Two local organizations that provide financial assistance to children so they can participate in organized sports and other activities are seeing dramatic increases in their numbers of applicants.
The culprit is the recession Alberta has suffered through as world oil plummeted to rock bottom prices and many people directly or indirectly have lost their jobs or faced reduced work hours.
In the first quarter of this year, Jumpstart helped 464 children in its Red Deer chapter, almost five times the number when compared with 94 in the same quarter last year. In the same comparative time period, a total of $34,218 was disbursed in 2016 and $17,927 last year.
KidSport, which helped a total of 192 local children in all of 2015, has provided money to over 50 children so far this year, a pace that represents about a three-fold increase in applications. Registration for spring sports activities hasn’t even started yet, said Ashley Ferguson, chair of the Red Deer chapter.
Rob Hatch, chairman of the Canadian Tire Jumpstart Charities chapters in Cochrane and Calgary, and Alberta spokesman, said demand is up right across Alberta. He is seeing “demand like never before.”
Jumpstart provides funds through a number of community partners to help a child with costs of registration, equipment and even transportation, to a maximum of $600 per year.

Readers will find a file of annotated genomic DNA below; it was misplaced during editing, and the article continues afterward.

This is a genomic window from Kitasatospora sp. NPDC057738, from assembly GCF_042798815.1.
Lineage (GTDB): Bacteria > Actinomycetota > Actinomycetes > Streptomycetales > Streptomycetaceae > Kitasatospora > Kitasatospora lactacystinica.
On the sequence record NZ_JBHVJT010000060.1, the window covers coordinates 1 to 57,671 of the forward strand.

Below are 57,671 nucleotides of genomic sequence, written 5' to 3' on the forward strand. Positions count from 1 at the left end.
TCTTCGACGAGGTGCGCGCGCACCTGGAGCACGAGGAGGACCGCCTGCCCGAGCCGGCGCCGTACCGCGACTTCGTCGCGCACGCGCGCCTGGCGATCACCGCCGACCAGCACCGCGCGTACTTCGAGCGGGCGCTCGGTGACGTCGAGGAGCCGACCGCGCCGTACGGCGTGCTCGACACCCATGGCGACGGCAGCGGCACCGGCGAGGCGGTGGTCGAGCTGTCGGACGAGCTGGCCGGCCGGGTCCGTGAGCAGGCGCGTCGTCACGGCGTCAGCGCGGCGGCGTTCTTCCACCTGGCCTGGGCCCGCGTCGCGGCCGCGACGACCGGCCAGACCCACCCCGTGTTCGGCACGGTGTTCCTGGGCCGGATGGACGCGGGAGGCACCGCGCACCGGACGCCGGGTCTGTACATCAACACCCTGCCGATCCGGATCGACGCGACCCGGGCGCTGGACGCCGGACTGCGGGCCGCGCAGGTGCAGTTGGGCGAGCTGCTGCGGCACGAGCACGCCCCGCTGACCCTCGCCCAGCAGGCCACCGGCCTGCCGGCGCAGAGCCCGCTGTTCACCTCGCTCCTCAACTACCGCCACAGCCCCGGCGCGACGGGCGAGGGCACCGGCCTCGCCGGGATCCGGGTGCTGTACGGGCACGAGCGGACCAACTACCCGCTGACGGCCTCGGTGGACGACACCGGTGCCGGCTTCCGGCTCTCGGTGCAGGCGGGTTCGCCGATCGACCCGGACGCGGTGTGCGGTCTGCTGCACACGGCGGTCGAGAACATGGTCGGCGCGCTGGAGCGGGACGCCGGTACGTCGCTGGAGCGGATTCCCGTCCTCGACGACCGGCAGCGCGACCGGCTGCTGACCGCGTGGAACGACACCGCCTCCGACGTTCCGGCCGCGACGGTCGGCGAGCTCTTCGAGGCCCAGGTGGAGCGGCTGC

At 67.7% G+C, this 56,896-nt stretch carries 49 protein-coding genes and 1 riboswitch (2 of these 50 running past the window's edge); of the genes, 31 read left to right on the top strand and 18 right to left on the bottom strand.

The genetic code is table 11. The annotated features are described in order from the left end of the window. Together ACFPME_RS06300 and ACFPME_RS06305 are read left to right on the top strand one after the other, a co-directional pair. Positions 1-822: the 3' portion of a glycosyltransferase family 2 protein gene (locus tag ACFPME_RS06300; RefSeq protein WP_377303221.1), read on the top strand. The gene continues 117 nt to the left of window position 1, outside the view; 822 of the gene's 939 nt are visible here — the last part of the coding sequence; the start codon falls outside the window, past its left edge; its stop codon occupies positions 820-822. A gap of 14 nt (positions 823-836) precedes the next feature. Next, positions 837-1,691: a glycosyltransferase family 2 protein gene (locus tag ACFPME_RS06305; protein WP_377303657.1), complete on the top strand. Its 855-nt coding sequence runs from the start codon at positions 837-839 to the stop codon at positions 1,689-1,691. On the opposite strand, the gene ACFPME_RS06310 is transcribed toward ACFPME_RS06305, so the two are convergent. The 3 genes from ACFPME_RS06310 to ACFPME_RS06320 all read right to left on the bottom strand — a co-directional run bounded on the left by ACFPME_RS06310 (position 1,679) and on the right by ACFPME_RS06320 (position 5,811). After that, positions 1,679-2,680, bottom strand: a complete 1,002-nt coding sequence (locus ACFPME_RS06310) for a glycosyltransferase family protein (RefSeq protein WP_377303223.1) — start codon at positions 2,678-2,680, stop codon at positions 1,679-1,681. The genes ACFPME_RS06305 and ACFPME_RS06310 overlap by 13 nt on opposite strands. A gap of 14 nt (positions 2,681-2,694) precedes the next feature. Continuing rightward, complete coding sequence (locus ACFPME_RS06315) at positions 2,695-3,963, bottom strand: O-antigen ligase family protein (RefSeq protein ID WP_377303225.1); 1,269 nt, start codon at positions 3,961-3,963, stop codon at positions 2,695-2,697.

Hatch said they are seeing more families that typically wouldn’t have accessed a program likes Jumpstart in the past. “Without question it is a growing need out there.”
Families can access the program through Jumpstart community partners, which include Red Deer Youth and Volunteer Centre foundations, City of Red Deer Recreation Parks and Culture, Fox Run School and Central Alberta Refugee Effort.
“There’s help out there and it can be very discreet and our community partners are incredible at maintaining and developing these relationships with the families,” Hatch said.
He said that funding for Jumpstart is stable and includes, among other sources, regular funding from Canadian Tire stores and public donations.
Given the KidSport numbers so far this year, Ferguson said her organization became quite concerned, so at their last board meeting it was decided to reduce the annual amount of funding per child from $250 to $200.
“We are on pace to set a phenomenal record for Red Deer.”
She said that as soon as they feel comfortable that they will have sufficient resources, they hope to boost the amount of individual assistance back up to $250.
Their funding comes from donations from local organizations or businesses, partnerships, and fundraisers. The local Kinsmen are providing $30,000 over three years to KidSport.
“Sports are more than just play. They help our children grow and develop and they teach social skills and life skills and how to be responsible and work together — all those kinds of things that they’re going to need in their adult lives and the workforce. It’s just so important,” Ferguson said.
More information on the two groups is available online at kidsportcanada.ca and jumpstart.canadiantire.ca